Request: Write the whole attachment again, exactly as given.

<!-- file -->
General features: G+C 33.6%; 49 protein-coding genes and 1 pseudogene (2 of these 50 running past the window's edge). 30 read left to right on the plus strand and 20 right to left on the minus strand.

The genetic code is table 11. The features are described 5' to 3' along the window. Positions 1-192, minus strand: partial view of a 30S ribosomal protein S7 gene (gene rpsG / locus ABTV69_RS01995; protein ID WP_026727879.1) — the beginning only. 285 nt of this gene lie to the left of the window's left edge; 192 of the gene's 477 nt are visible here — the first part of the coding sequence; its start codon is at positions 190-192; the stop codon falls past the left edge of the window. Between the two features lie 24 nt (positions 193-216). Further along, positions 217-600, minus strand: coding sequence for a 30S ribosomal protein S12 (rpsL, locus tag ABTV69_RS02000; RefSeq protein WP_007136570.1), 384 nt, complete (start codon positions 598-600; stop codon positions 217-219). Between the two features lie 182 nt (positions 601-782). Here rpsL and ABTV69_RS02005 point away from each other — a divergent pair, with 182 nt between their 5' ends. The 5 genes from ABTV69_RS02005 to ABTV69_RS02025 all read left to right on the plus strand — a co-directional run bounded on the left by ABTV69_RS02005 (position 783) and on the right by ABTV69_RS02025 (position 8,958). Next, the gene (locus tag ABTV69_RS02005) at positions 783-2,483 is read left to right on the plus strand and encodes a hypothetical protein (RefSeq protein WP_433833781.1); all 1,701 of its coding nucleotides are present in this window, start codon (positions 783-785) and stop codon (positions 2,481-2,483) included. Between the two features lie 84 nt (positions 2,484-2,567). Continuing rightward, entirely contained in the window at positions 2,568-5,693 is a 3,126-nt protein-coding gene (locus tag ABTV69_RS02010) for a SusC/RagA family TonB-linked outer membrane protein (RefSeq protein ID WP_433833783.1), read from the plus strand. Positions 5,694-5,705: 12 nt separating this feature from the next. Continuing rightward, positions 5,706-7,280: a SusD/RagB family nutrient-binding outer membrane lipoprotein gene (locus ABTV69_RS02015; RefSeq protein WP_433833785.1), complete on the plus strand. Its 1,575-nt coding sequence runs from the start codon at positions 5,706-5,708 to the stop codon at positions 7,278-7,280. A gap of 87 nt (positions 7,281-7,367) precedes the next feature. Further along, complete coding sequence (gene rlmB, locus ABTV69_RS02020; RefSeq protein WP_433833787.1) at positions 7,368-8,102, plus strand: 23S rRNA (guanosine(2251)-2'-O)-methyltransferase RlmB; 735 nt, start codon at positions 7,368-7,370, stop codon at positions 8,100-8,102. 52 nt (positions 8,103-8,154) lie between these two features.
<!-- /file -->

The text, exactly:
General features: G+C 33.6%; 49 protein-coding genes and 1 pseudogene (2 of these 50 running past the window's edge). 30 read left to right on the plus strand and 20 right to left on the minus strand.

The genetic code is table 11. The features are described 5' to 3' along the window. Positions 1-192, minus strand: partial view of a 30S ribosomal protein S7 gene (gene rpsG / locus ABTV69_RS01995; protein ID WP_026727879.1) — the beginning only. 285 nt of this gene lie to the left of the window's left edge; 192 of the gene's 477 nt are visible here — the first part of the coding sequence; its start codon is at positions 190-192; the stop codon falls past the left edge of the window. Between the two features lie 24 nt (positions 193-216). Further along, positions 217-600, minus strand: coding sequence for a 30S ribosomal protein S12 (rpsL, locus tag ABTV69_RS02000; RefSeq protein WP_007136570.1), 384 nt, complete (start codon positions 598-600; stop codon positions 217-219). Between the two features lie 182 nt (positions 601-782). Here rpsL and ABTV69_RS02005 point away from each other — a divergent pair, with 182 nt between their 5' ends. The 5 genes from ABTV69_RS02005 to ABTV69_RS02025 all read left to right on the plus strand — a co-directional run bounded on the left by ABTV69_RS02005 (position 783) and on the right by ABTV69_RS02025 (position 8,958). Next, the gene (locus tag ABTV69_RS02005) at positions 783-2,483 is read left to right on the plus strand and encodes a hypothetical protein (RefSeq protein WP_433833781.1); all 1,701 of its coding nucleotides are present in this window, start codon (positions 783-785) and stop codon (positions 2,481-2,483) included. Between the two features lie 84 nt (positions 2,484-2,567). Continuing rightward, entirely contained in the window at positions 2,568-5,693 is a 3,126-nt protein-coding gene (locus tag ABTV69_RS02010) for a SusC/RagA family TonB-linked outer membrane protein (RefSeq protein ID WP_433833783.1), read from the plus strand. Positions 5,694-5,705: 12 nt separating this feature from the next. Continuing rightward, positions 5,706-7,280: a SusD/RagB family nutrient-binding outer membrane lipoprotein gene (locus ABTV69_RS02015; RefSeq protein WP_433833785.1), complete on the plus strand. Its 1,575-nt coding sequence runs from the start codon at positions 5,706-5,708 to the stop codon at positions 7,278-7,280. A gap of 87 nt (positions 7,281-7,367) precedes the next feature. Further along, complete coding sequence (gene rlmB, locus ABTV69_RS02020; RefSeq protein WP_433833787.1) at positions 7,368-8,102, plus strand: 23S rRNA (guanosine(2251)-2'-O)-methyltransferase RlmB; 735 nt, start codon at positions 7,368-7,370, stop codon at positions 8,100-8,102. 52 nt (positions 8,103-8,154) lie between these two features.